Earlier this month, MLS, Black Players for Change and the MLSPA announced that they had launched MLS Unites to Vote, a non-partisan initiative to encourage voter registration and participation among MLS players, staff and fans. It’s a program that intends to build on the momentum of a year that’s seen a greater collective push for social justice and activism by athletes than maybe any other in history.
So far, 11 MLS Clubs have launched their own corresponding initiatives to encourage voter participation in the Nov. 3 election, while players around the league have continued to use their platform to drive fans to polls. The initiative allows them to continue educating potential voters in their fan base while being able to refer those fans to resources offered by their club.
It's a responsibility that a number of players across the league have also taken within their own locker rooms. Jordan Harvey, a 13-year MLS veteran, has been encouraging and helping the American players on LAFC’s roster get registered to vote.
“Whether it’s walking them through it online, whether it's registering, or making sure that they're registered for a mail-in ballot, every single American on our roster is registered and I’m definitely proud of that,” Harvey told MLSsoccer.com in a recent interview. “Whether it's by mail or going to the polls or they're going to Banc of California Stadium everyone's going to vote, so that's awesome. It's a unique time. And so it's important that everybody kind of steps up in their own way.”
As a club, LAFC has stepped up by offering a space to vote. Last month, the 2019 Supporters' Shield winners announced that they had joined a team-led, non-partisan voter registration coalition called Rally the Vote. Along with 20 other teams spanning six professional sports leagues, they pledged to increase voter registration and increase the number of registered voters who actually vote. Around one hundred million registered voters, close to 43 percent of those eligible, didn’t vote in 2016.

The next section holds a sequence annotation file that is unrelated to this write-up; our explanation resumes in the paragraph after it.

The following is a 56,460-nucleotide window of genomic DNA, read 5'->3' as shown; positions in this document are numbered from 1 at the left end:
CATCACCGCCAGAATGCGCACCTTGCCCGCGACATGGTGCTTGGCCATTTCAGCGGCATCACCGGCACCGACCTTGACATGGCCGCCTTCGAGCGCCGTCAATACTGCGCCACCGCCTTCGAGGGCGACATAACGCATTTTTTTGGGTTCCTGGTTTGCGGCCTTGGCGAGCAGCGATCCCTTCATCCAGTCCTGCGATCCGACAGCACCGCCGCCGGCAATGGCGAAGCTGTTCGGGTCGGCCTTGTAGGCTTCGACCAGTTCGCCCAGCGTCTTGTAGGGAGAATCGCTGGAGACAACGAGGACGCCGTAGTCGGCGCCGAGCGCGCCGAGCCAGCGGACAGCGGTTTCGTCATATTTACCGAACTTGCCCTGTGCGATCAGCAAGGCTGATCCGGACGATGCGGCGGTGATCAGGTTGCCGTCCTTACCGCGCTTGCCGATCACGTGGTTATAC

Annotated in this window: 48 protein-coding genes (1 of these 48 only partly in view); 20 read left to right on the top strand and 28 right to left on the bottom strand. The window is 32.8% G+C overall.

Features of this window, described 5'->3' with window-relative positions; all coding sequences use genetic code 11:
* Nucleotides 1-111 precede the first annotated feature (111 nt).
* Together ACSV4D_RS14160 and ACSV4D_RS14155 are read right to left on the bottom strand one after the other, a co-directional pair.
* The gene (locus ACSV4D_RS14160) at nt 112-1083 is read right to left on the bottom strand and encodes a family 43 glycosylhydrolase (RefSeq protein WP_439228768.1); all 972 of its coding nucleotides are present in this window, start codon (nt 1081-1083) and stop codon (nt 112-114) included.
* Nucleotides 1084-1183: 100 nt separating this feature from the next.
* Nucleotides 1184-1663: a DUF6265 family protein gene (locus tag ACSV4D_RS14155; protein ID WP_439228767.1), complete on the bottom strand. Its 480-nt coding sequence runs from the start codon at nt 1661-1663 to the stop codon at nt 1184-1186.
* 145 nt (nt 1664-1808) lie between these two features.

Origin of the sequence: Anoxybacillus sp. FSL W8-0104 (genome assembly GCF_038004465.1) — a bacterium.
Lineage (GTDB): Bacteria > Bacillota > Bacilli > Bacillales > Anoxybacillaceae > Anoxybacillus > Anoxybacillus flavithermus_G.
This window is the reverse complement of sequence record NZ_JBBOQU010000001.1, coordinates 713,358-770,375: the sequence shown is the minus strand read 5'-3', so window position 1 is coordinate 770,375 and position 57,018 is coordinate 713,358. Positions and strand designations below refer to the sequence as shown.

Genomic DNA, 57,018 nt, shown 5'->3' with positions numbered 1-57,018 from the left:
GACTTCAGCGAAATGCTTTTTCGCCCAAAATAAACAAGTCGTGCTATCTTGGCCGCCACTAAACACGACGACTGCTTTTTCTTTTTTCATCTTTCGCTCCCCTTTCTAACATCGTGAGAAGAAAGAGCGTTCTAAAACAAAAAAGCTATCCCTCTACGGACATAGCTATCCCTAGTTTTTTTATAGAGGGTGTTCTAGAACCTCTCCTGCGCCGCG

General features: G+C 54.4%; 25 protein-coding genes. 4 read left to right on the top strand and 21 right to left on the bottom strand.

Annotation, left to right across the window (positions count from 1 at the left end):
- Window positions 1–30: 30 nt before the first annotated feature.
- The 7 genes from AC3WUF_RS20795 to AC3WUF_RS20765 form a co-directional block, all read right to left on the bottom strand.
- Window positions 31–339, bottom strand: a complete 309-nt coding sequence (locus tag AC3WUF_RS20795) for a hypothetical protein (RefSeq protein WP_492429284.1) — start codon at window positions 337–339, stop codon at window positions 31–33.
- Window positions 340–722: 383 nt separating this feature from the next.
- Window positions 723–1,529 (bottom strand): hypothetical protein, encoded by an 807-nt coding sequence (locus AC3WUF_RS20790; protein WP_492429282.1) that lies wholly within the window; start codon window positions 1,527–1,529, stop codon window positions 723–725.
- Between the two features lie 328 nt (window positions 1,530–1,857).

A few hours later, the club made it clear that they weren’t just pledging for symbolism’s sake. They were putting action behind the words. Banc of California Stadium will be available to all registered voters of Los Angeles County for not only in-person voting, but as a place to drop off and process mail-in ballots. The details are still being worked out as to exactly how in-person voting will be carried out, but having Banc of California Stadium available fills a crucial need for the 2020 voters of LA County.
Other clubs have followed suit. CenturyLink Field in Seattle will allow residents to register vote, cast their ballot and drop off mail-in ballots, Minnesota United's Allianz Field home in St. Paul will allow residents to drop off ballots and the Houston Dynamo announced on Tuesday that BBVA Stadium will act as a vote center for Harris County on election day.
In the midst of a pandemic, the safety of those casting votes is hugely important. The state-of-the-art stadiums have large concourses and potential voting areas that will allow social distancing protocols to be in place as people vote. It also provides a central and recognizable location for those who may be unsure of where to vote. It’s a major resource, and players like Harvey will be encouraging fans to take advantage of it.
“Hopefully, it's something that interests fans and we'll get more people coming there and more people coming out to vote just because it's Banc of California Stadium and fans are excited about that," he said. "LAFC has always been quoted as saying they wanted to be a force for good. And this is just another way that they're doing that within the LA community."
Harvey is one of many MLS players actively using their platform to increase voter participation. In the run up to this year’s election players are regularly speaking out on social media, in press conferences and using any opportunity to spread the message.
Watch: Mark McKenzie implores youth to vote in wake of Breonna Taylor case